The emergence of digital securities began in 2017, providing for blockchain-based assets that embrace global securities laws (in addition to other potentially applicable laws). If you’ve hung around the blockchain space since 2013, you’ve likely been exposed to terms like cryptocurrency, token, coin, security token, tokenized security, virtual currency, and digital assets. In this article, I provide a historical perspective on why the terms digital asset and digital security accurately map the facts and circumstances of a blockchain-based asset with the regulatory interpretation of it. Having a clear definition of the two categories that are often confused enables us, as we move forward as an industry, to have accurate and impactful conversations.
First some definitions:
Digital Asset — A digital representation of something of value, for which ownership is verified and recorded on a distributed ledger. A digital asset is most commonly regulated as currency or property. The thing of value represented by the digital asset may be any number of assets, including securities. And many digital assets themselves (regardless of what they represent) will be viewed by the SEC as securities, at least for a period of time.
Digital Security — A digital representation of an asset that happens to be a security, often an investment contract, for which ownership is verified and recorded on a distributed ledger. A digital security, which is subject to traditional securities laws, is often referred to as a security token. It could represent a share in a corporation, a portion of a note or other debt security, or a fractionalized interest in an underlying asset or bundle of assets (such as real estate, artwork or ETFs).
Just because you think you have a digital asset, doesn’t mean it won’t be considered a digital security.
The first known appearance of a digital representation of something of value, the ownership of which was verified and recorded on a distributed ledger, was on January 3, 2009. It was the same day The Times announced that the Chancellor of England was on the brink of a second bailout for banks. It was called Bitcoin.
As a new technology enters the space, one whose activity challenges existing regulations, it is common for regulators to release guidance slowly or take enforcement action to make their perspective clearer.
Five years after the launch of Bitcoin, the Financial Crimes Enforcement Network (FinCEN) began encouraging those engaging with Bitcoin to register as a Money Services Business (MSB)and to comply with the Bank Secrecy Act. Additionally, the NYDFS passed targeted regulation for MSBs interacting with digital assets (also known as virtual currencies) in the state of New York.
The first known enforcement action involving digital assets or securities by the SEC was against Erik Voorhees and his project FeedZeBirds. Although the act of fundraising online was seen as an unregistered securities offering by the SEC, Voorhees sold actual shares and not blockchain-based tokens (he received Bitcoin).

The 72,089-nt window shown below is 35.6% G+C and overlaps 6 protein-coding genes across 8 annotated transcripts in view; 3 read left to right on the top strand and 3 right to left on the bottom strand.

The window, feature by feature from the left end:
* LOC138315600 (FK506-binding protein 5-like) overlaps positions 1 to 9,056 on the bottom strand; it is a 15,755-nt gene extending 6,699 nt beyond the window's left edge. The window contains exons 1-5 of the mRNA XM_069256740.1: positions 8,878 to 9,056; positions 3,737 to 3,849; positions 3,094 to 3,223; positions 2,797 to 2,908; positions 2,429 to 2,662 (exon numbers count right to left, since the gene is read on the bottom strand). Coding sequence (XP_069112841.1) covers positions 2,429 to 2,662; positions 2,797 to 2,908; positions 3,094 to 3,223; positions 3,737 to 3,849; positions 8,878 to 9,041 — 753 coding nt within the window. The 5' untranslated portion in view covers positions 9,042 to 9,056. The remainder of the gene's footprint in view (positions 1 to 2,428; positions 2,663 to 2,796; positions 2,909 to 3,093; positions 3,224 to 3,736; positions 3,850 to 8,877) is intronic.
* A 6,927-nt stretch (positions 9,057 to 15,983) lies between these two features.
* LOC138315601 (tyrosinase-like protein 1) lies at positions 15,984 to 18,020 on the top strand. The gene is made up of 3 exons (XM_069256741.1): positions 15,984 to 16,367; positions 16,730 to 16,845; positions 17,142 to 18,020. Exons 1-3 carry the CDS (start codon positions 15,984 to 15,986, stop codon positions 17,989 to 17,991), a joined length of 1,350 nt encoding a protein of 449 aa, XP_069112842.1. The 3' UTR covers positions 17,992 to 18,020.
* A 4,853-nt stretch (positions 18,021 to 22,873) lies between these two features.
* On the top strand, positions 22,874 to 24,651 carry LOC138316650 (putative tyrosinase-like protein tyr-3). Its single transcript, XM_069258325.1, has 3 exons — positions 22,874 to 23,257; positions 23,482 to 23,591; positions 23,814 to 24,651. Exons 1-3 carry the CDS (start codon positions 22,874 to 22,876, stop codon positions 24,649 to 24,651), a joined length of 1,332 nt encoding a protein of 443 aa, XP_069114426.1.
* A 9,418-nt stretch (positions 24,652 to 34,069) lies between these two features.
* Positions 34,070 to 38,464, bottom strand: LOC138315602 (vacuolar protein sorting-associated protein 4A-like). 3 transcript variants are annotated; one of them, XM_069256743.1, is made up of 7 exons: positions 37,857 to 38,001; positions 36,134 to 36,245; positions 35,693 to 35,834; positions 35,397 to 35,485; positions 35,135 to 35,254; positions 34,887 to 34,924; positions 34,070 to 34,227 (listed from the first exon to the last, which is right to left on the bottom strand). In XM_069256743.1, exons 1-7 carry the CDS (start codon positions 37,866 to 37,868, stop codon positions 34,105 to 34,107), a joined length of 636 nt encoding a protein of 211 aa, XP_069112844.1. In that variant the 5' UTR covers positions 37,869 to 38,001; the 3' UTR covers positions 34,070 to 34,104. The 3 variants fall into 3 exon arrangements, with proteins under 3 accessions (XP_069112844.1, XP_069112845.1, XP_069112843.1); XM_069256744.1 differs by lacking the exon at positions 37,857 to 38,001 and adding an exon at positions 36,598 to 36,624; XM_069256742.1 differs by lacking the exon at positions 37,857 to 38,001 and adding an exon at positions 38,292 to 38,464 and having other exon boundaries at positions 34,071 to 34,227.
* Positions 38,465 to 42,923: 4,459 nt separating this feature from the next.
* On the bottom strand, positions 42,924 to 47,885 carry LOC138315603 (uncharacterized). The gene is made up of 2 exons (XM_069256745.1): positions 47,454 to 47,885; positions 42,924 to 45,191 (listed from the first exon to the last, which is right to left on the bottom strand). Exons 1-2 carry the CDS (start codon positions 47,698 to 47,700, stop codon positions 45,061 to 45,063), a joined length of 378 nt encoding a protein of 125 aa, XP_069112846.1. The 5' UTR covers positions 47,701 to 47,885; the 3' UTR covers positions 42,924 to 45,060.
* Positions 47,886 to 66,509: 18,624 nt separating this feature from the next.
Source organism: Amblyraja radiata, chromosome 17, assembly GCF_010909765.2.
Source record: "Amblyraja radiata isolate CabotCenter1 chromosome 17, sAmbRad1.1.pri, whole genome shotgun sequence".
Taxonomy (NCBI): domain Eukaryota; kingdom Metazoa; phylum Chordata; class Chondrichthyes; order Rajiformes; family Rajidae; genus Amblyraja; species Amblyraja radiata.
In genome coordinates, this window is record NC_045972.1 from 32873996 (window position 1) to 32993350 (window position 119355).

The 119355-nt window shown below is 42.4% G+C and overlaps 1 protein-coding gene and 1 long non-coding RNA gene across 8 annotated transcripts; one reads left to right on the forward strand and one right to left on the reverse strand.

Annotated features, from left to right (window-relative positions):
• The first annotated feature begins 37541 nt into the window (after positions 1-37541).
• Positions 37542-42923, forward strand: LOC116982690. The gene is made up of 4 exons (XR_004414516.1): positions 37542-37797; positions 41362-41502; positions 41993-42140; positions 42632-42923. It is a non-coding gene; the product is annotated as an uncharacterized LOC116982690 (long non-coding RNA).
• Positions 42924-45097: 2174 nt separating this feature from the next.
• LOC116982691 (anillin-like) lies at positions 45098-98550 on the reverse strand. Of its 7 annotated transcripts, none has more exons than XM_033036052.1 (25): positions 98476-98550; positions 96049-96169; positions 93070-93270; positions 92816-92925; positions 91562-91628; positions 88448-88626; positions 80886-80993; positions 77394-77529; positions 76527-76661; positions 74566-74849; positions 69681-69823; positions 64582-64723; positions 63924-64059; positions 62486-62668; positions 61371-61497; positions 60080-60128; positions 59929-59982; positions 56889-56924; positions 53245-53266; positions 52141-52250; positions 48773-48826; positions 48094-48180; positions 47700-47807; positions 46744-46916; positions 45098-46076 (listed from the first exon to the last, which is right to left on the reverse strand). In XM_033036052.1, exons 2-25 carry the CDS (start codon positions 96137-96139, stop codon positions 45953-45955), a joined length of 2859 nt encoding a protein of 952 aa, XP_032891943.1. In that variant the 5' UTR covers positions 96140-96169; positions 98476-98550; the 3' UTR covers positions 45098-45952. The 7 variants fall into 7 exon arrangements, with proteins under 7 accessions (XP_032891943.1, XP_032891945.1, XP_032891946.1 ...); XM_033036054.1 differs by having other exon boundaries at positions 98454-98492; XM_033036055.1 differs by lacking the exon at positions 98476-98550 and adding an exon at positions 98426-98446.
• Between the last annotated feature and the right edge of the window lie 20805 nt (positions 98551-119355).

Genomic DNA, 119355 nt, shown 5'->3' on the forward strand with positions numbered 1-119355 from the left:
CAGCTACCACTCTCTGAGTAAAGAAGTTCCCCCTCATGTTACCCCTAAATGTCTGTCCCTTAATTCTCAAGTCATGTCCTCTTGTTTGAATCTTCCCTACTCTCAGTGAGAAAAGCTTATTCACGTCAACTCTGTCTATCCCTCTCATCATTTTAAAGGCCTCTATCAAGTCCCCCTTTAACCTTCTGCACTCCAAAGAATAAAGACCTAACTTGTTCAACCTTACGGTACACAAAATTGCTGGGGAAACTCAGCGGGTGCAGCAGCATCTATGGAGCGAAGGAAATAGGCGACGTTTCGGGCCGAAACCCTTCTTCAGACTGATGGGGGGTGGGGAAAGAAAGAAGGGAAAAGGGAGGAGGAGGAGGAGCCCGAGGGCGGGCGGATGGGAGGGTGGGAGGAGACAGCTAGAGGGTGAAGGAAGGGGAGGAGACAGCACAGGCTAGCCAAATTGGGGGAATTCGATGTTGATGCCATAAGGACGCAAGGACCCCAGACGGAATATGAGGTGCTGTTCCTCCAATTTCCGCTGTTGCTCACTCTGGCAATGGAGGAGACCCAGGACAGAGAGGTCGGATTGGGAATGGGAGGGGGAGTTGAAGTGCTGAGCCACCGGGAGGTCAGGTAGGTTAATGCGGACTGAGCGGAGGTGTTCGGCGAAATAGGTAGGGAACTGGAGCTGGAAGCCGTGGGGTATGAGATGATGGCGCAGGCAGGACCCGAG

The first known exchange of a digital asset for a digital security was the launch of the Mastercoin protocol in 2013. The first major headline in the space occurred when The DAO raised $150 million through a crowdfunding campaign in 2016. Although the SEC took no action at the time, the act of crowdfunding in exchange for a digital asset or security began to take off in 2017 when various companies raised more than $100 million. Shortly after, the SEC began to provide meaningful guidance with its report on the Decentralized Autonomous Organization (DAO).
The most explicit guidance came with the Cease and Desist order of Munchee, a company which was selling digital assets that the SEC regarded as securities in an unregistered, non-exempt securities offering at the time. The cease and desist order laid out the particular actions that Munchee was taking, which were very similar to the “utility token” actions that were proliferating at the time. The SEC explained that these actions were in violation of US securities laws, thereby enhancing the clarity for companies seeking to undertake similar actions.
It's important to understand and use terminology that is clear; however, in most cases, digital issuances will be considered securities.
If seeking to launch a digital asset or digital security as part of your business initiative, you may be wondering how to classify your strategy and how to proceed. I recommend the following as a conservative approach:
It’s important to never launch a product without the blessing of experienced counsel. In 2014 I decided to close my first startup due to lack of regulatory clearance, even though it was a product I spent a whole year developing. It’s important to ensure your business and products operate within compliance of relevant regulations; after all, regulations are simply there to ensure no one gets hurt. Just like our roads have speed limits and parking lots have speed bumps, regulated activities are controlled because people, including regular investors, have been hurt and our government made the decision to create mechanisms that seek to ensure it doesn’t happen again.
We’re lucky to have such regulations in place to ensure a smooth entry into the greater economy. If you’re seeking to launch your product and are seeking assistance with complying with the relevant banking, securities and tax laws, feel free to reach out at https://www.tokensoft.io